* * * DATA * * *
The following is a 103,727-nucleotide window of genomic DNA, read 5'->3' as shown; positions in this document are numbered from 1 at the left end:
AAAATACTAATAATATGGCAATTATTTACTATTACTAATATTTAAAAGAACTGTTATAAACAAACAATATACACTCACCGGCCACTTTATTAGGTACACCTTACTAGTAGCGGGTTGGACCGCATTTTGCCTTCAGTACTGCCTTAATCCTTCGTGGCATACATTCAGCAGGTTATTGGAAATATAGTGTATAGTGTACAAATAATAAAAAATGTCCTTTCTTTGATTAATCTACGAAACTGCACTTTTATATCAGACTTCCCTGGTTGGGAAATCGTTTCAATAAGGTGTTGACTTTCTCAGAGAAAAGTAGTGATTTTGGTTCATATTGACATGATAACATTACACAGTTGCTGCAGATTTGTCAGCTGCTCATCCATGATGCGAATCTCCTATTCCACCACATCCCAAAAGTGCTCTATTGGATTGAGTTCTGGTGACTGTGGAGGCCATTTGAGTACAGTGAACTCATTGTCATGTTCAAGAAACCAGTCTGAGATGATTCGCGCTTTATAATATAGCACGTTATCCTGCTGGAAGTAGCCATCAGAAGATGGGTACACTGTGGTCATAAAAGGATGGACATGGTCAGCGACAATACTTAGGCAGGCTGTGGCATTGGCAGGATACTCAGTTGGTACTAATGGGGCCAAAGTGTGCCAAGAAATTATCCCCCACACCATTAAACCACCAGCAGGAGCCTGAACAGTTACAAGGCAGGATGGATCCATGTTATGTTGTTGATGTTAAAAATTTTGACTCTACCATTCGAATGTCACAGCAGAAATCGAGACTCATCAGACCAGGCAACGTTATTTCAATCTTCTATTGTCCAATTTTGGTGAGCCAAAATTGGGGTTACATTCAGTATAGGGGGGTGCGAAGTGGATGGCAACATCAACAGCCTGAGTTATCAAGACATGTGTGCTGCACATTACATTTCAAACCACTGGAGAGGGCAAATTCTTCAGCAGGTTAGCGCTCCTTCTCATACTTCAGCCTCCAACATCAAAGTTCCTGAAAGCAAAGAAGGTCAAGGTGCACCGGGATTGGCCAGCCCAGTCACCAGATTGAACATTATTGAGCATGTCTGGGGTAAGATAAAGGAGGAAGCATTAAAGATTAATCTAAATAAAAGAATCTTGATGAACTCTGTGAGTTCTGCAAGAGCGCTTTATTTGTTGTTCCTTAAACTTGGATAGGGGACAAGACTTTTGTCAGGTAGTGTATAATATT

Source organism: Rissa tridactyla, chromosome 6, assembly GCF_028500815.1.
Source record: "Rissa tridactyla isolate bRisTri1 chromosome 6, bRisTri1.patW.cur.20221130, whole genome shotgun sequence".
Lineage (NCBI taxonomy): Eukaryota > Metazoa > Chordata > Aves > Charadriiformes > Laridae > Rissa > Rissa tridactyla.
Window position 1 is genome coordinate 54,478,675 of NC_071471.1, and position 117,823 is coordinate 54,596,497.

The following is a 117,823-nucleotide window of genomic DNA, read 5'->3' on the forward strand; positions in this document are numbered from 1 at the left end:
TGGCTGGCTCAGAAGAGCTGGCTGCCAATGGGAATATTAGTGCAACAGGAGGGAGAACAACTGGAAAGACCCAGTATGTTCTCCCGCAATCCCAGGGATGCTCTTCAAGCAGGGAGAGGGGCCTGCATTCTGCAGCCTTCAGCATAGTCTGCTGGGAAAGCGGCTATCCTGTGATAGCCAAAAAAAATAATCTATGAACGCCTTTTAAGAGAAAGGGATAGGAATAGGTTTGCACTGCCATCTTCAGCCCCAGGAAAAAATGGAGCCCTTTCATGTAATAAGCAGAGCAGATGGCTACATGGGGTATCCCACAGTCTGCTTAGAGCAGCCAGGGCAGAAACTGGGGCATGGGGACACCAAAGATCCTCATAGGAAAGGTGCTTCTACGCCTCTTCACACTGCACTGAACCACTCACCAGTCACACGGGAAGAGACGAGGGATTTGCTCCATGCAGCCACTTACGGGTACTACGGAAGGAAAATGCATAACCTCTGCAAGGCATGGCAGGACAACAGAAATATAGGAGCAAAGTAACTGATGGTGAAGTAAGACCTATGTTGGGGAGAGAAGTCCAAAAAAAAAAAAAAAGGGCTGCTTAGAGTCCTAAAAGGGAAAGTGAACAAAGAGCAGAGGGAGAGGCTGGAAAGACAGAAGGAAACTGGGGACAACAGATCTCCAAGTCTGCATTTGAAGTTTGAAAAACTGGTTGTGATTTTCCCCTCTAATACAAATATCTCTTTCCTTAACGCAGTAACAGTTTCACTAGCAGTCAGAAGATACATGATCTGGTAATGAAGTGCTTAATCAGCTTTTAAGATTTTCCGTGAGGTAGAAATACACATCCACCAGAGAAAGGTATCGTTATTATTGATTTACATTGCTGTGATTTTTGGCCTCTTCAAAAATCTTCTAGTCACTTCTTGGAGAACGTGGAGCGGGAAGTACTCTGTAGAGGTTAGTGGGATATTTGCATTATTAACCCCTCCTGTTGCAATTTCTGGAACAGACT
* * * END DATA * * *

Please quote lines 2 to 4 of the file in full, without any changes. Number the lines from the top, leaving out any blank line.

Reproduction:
AAAATACTAATAATATGGCAATTATTTACTATTACTAATATTTAAAAGAACTGTTATAAACAAACAATATACACTCACCGGCCACTTTATTAGGTACACCTTACTAGTAGCGGGTTGGACCGCATTTTGCCTTCAGTACTGCCTTAATCCTTCGTGGCATACATTCAGCAGGTTATTGGAAATATAGTGTATAGTGTACAAATAATAAAAAATGTCCTTTCTTTGATTAATCTACGAAACTGCACTTTTATATCAGACTTCCCTGGTTGGGAAATCGTTTCAATAAGGTGTTGACTTTCTCAGAGAAAAGTAGTGATTTTGGTTCATATTGACATGATAACATTACACAGTTGCTGCAGATTTGTCAGCTGCTCATCCATGATGCGAATCTCCTATTCCACCACATCCCAAAAGTGCTCTATTGGATTGAGTTCTGGTGACTGTGGAGGCCATTTGAGTACAGTGAACTCATTGTCATGTTCAAGAAACCAGTCTGAGATGATTCGCGCTTTATAATATAGCACGTTATCCTGCTGGAAGTAGCCATCAGAAGATGGGTACACTGTGGTCATAAAAGGATGGACATGGTCAGCGACAATACTTAGGCAGGCTGTGGCATTGGCAGGATACTCAGTTGGTACTAATGGGGCCAAAGTGTGCCAAGAAATTATCCCCCACACCATTAAACCACCAGCAGGAGCCTGAACAGTTACAAGGCAGGATGGATCCATGTTATGTTGTTGATGTTAAAAATTTTGACTCTACCATTCGAATGTCACAGCAGAAATCGAGACTCATCAGACCAGGCAACGTTATTTCAATCTTCTATTGTCCAATTTTGGTGAGCCAAAATTGGGGTTACATTCAGTATAGGGGGGTGCGAAGTGGATGGCAACATCAACAGCCTGAGTTATCAAGACATGTGTGCTGCACATTACATTTCAAACCACTGGAGAGGGCAAATTCTTCAGCAGGTTAGCGCTCCTTCTCATACTTCAGCCTCCAACATCAAAGTTCCTGAAAGCAAAGAAGGTCAAGGTGCACCGGGATTGGCCAGCCCAGTCACCAGATTGAACATTATTGAGCATGTCTGGGGTAAGATAAAGGAGGAAGCATTAAAGATTAATCTAAATAAAAGAATCTTGATGAACTCTGTGAGTTCTGCAAGAGCGCTTTATTTGTTGTTCCTTAAACTTGGATAGGGGACAAGACTTTTGTCAGGTAGTGTATAATATT

Source organism: Rissa tridactyla, chromosome 6, assembly GCF_028500815.1.
Source record: "Rissa tridactyla isolate bRisTri1 chromosome 6, bRisTri1.patW.cur.20221130, whole genome shotgun sequence".